Because these qualities are important to local residents and visitors alike, FDOT has committed to making the project compatible with the visual and aesthetic qualities of surrounding areas. Aesthetics are a major part of the project, and those considered include but are not limited to the tunnel portals, landscaping, lighting, tunnel interior and support buildings. The project’s final design team will coordinate its efforts with the Miami-Dade County Metropolitan Planning Organization (MPO) Transportation Aesthetics Review Committee (TARC).
The construction stages are as follows: Watson Island roadway work, MacArthur Causeway Bridge widening, the first tunnel boring from Watson Island to Dodge Island, the second tunnel boring from Dodge Island to Watson Island, and the rebuilding of the bridge and roadways on Dodge Island (Port of Miami).
A plan was developed to make sure the flow of traffic is maintained on MacArthur Causeway. All closures are coordinated with the city of Miami and the city of Miami Beach, as well as Watson Island businesses. For the latest information on lane closures, please visit our traffic updates page, where you can also view live traffic conditions.
Traffic will be affected during the construction phase of the tunnel project. However, all lane closures on Dodge Island are being coordinated with Port of Miami and FDOT staff to minimize impacts. Detours must match the existing number of lanes for the cruise and cargo industries. While working on Dodge Island, the contractor will assure that a safe environment for drivers and construction workers is provided. Notification of local agencies and media and adequate signage indicating road closures and other construction activities will be used to plan alternate routes in advance whenever necessary.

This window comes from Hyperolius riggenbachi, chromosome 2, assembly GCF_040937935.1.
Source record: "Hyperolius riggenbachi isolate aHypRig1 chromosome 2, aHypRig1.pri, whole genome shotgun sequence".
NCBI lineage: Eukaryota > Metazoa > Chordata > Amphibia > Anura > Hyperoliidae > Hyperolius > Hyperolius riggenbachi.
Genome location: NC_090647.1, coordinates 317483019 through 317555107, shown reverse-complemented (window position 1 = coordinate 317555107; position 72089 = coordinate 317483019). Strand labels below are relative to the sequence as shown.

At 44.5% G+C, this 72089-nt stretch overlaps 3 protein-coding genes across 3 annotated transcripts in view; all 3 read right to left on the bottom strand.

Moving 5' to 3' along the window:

With the tunnel boring operations taking place 120 feet under the channel bottom, no significant disruptions of port activities are anticipated. In addition, restrictions for the channel are as follows:
The tunnel boring machine cannot operate within 100 feet of a parked cruise ship.
No interruptions of scheduled ship movements in the channel or in the turning basin are allowed except for agreed construction windows which are always coordinated with port staff.
Water from the spoil material will be settled out and recharged back into the ground through wells. The contractor will be responsible for disposal and management of the spoil generated from tunnel construction. Spoil material will be trucked off site to pre-designated areas. All appropriate approvals and permits from the regulatory agencies are the contractor’s responsibility
On January 28, 2013, FDOT began construction of the interim roadway improvements along SR 836/I-395 from NE 1st Avenue to Biscayne Bay. Work performed under this interim project included: widening the roadway and bridges in order to provide three eastbound and three westbound travel lanes; installing barrier wall along the median and outside of the roadway; building a retaining wall system; installing several drainage structures to improve storm water runoff; installing new lighting along the roadway; replacing overhead sign structure along westbound I-395 near Biscayne Bay; repaving and restriping the westbound I-395 exit ramp to North Bayshore Drive and eastbound I-395 entrance ramp to the MacArthur Causeway; improving the riding surface of the roadway; updating signage and pavement markings and relocating and removing several trees. For more information visit: www.fdotmiamidade.com. The project is expected to be completed by the time the tunnel opens.
Providing direct highway access to the Port of Miami
Florida Department of Transportation